Voucher students who never tried public school on the rise

Four in 10 students using vouchers never attended an Indiana public school, even though the original 2011 law that authorized the program required it.

The first year, nearly every student in the program – which uses state funds to send lower-income students to private schools – tried out a public school first.

But two years later – after lawmakers expanded the program to give students more options –about 40 percent have no record of attending an Indiana public school.

The statistics are part of a report produced by the Indiana Department of Education and released Monday. It’s the first wide-ranging statistical analysis of the state’s voucher program.

Currently, Indiana has the nation’s broadest private-school voucher program and it’s becoming broader. It offers tuition assistance to families whose income is 150 percent of the federal free or reduced lunch program or less.

Rep. Todd Huston, R-Fishers, said he supports vouchers because of the choice it gives students and their parents.

Originally, a student had to satisfy one of two eligibility requirements – complete two semesters in public school or receive an award from a previous scholarship-granting organization.

But, last year, the General Assembly added several more ways a student could qualify. Students who have a disability, live in a school district that received an F grade from the state’s accountability system, or have a sibling who received a voucher are eligible for a voucher. Those pathways allow students to attend a private school with a voucher without ever trying public school.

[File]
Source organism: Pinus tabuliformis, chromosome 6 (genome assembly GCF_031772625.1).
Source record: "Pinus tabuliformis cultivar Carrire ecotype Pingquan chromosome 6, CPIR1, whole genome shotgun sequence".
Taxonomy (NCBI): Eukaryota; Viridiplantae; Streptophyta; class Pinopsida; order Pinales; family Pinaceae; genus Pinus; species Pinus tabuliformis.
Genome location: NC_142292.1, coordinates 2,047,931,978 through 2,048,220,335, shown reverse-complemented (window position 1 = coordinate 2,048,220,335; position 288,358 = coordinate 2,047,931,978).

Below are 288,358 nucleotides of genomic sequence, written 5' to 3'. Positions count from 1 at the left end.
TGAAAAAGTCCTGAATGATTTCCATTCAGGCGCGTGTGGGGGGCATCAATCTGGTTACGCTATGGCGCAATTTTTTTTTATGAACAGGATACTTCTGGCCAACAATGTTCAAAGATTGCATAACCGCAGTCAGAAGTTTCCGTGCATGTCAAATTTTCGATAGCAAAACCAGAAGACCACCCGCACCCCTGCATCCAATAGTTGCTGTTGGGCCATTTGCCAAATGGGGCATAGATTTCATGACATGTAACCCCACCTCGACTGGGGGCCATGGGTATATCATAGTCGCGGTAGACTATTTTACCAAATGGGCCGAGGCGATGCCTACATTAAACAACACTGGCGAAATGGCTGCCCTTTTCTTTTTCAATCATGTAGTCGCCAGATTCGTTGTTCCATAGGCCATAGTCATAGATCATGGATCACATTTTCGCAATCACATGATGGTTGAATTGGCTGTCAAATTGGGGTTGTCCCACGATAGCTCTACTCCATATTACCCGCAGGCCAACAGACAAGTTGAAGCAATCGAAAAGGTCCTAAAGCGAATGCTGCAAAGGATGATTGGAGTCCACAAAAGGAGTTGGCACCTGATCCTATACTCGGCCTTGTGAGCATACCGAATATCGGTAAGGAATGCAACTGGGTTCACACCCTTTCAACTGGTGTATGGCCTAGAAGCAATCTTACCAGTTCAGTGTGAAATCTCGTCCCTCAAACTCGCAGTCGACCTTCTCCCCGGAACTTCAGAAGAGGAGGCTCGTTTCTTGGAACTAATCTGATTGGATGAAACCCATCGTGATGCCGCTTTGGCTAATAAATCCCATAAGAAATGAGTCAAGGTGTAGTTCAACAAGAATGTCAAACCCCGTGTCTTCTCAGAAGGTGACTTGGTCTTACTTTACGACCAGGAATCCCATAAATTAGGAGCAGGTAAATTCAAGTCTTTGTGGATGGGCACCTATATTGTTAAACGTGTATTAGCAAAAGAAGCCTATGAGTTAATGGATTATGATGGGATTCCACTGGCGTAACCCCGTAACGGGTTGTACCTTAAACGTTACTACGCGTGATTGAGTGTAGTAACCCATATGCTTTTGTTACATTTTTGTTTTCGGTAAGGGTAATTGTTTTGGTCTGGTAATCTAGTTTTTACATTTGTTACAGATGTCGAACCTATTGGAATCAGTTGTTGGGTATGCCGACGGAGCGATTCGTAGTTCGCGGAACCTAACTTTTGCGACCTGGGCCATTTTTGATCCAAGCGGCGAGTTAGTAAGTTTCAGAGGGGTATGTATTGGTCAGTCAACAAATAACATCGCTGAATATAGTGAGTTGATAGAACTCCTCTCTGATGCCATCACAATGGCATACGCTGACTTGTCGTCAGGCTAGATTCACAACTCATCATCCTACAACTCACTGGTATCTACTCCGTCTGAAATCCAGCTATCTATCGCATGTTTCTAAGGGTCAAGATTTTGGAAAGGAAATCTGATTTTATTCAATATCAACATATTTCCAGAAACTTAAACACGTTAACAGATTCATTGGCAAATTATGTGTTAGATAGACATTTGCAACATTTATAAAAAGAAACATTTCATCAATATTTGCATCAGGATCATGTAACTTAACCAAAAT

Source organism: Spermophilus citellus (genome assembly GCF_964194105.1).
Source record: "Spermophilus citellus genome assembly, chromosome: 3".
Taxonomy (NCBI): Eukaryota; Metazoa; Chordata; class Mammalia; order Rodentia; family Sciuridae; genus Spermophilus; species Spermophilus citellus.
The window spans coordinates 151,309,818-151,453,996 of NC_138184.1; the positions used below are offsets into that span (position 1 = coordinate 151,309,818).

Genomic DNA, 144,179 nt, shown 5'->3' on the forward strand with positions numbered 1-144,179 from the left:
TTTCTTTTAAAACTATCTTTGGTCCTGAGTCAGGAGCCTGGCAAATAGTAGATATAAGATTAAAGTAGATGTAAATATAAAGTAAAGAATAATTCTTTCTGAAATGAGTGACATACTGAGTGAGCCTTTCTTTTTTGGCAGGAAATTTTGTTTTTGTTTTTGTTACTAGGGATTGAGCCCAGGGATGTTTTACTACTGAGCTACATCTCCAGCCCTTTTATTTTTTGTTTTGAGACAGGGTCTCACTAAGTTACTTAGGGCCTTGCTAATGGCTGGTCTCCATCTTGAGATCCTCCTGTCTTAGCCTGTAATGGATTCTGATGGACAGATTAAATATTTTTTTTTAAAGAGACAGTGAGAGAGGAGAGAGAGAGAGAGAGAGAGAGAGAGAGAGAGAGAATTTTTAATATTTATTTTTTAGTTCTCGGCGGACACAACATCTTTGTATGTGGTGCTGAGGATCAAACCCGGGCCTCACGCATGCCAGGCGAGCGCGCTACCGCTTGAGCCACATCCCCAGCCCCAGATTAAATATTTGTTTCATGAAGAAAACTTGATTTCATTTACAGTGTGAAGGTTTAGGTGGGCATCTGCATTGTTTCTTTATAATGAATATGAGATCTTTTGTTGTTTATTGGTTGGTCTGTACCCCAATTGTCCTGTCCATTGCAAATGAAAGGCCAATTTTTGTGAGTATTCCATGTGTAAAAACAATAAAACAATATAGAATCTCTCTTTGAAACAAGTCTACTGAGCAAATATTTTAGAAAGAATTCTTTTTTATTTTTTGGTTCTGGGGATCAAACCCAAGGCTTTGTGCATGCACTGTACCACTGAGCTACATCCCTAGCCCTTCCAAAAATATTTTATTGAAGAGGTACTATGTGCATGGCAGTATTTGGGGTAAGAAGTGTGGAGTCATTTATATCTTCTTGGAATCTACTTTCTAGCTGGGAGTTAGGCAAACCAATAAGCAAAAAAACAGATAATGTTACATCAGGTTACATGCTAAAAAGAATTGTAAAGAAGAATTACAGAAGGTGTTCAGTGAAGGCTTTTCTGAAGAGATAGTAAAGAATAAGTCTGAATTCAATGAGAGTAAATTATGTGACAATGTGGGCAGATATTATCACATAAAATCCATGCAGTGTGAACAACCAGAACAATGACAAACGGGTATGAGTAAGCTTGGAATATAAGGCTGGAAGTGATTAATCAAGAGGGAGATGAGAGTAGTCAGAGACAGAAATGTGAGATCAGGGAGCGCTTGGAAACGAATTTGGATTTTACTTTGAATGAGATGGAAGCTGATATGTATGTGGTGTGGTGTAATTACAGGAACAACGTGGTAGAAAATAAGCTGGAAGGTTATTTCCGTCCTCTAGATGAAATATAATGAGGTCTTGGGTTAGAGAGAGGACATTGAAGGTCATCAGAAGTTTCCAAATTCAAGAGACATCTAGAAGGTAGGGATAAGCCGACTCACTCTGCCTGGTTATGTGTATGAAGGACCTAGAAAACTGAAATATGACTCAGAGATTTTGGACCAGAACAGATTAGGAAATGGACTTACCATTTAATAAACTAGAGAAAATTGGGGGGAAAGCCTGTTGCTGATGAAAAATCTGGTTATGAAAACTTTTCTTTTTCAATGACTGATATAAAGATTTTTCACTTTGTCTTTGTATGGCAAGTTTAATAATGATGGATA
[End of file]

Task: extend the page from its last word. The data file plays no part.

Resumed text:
According to the annual report, 5,225 students of the 5,613 who received a voucher would not have been eligible under the two-semester requirement.

1n 2011, 90 percent of the students using vouchers had previously attended public school. That dropped to 60 percent in 2012 after the eligibility requirements broadened.

Rep. Kreg Battles, D-Vincennes, said he is troubled that some students never even give the public school system a chance. He said that constitutionally, the state should focus on public schools.

The income criteria for vouchers are linked to the federal free or reduced lunch program guidelines. A student’s family income can be equal to or below 100 percent of those guidelines to receive a 90-percent scholarship, and below 150 percent to receive a 50-percent scholarship.

That means that a family of four whose income is $43,568 or less could apply for a 90-percent scholarship.That same family, with income $63,352 or below, could apply for a 50-percent scholarship.

Battles said he is overall against the voucher system, but since it is in place, the financial guidelines should be stricter.

Already, state law allows a student to continue to receive a 50-percent voucher even if his family’s income increases to as high as 200 percent of the free and reduced lunch guidelines. That’s $87,135 for a family of four.

“What bothers me, is that (bill) gives you a lifetime privilege of being designated in (the low-income) category and having a voucher to use at a charter school or a traditional school, or one of our private institutions,” said Rep. Vernon Smith, D-Gary prior to the release of the annual report. “We know that your status in life changes.”

The number of Hoosiers using vouchers almost doubled from 2012 to 2013 because the three eligibility paths increased to seven.

In 2011-2012 school year 3,911 students used a voucher to attend a private school. The state paid $15.5 million for scholarships that year.

The maximum amount the state will pay for voucher in the 2013-2014 school years is an estimated $81 million for 19,809 students.

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